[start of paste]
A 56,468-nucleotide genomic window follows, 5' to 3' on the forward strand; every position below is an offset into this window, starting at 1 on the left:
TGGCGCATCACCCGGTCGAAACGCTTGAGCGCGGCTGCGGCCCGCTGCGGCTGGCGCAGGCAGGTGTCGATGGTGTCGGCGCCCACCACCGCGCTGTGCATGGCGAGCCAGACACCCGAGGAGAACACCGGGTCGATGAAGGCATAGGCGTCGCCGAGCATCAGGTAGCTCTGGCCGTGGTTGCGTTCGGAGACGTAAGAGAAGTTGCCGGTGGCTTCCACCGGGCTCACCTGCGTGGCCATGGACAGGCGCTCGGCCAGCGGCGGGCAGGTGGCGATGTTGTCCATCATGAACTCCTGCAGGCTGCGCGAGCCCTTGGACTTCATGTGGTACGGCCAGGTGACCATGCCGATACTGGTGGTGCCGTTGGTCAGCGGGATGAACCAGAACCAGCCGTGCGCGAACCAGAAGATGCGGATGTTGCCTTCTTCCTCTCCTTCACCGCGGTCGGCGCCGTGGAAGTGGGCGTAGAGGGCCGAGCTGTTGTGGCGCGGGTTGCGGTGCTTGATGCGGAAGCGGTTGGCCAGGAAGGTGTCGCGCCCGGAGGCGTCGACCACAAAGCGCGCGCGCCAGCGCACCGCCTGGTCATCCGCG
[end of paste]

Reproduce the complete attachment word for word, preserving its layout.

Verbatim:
A 56,468-nucleotide genomic window follows, 5' to 3' on the forward strand; every position below is an offset into this window, starting at 1 on the left:
TGGCGCATCACCCGGTCGAAACGCTTGAGCGCGGCTGCGGCCCGCTGCGGCTGGCGCAGGCAGGTGTCGATGGTGTCGGCGCCCACCACCGCGCTGTGCATGGCGAGCCAGACACCCGAGGAGAACACCGGGTCGATGAAGGCATAGGCGTCGCCGAGCATCAGGTAGCTCTGGCCGTGGTTGCGTTCGGAGACGTAAGAGAAGTTGCCGGTGGCTTCCACCGGGCTCACCTGCGTGGCCATGGACAGGCGCTCGGCCAGCGGCGGGCAGGTGGCGATGTTGTCCATCATGAACTCCTGCAGGCTGCGCGAGCCCTTGGACTTCATGTGGTACGGCCAGGTGACCATGCCGATACTGGTGGTGCCGTTGGTCAGCGGGATGAACCAGAACCAGCCGTGCGCGAACCAGAAGATGCGGATGTTGCCTTCTTCCTCTCCTTCACCGCGGTCGGCGCCGTGGAAGTGGGCGTAGAGGGCCGAGCTGTTGTGGCGCGGGTTGCGGTGCTTGATGCGGAAGCGGTTGGCCAGGAAGGTGTCGCGCCCGGAGGCGTCGACCACAAAGCGCGCGCGCCAGCGCACCGCCTGGTCATCCGCG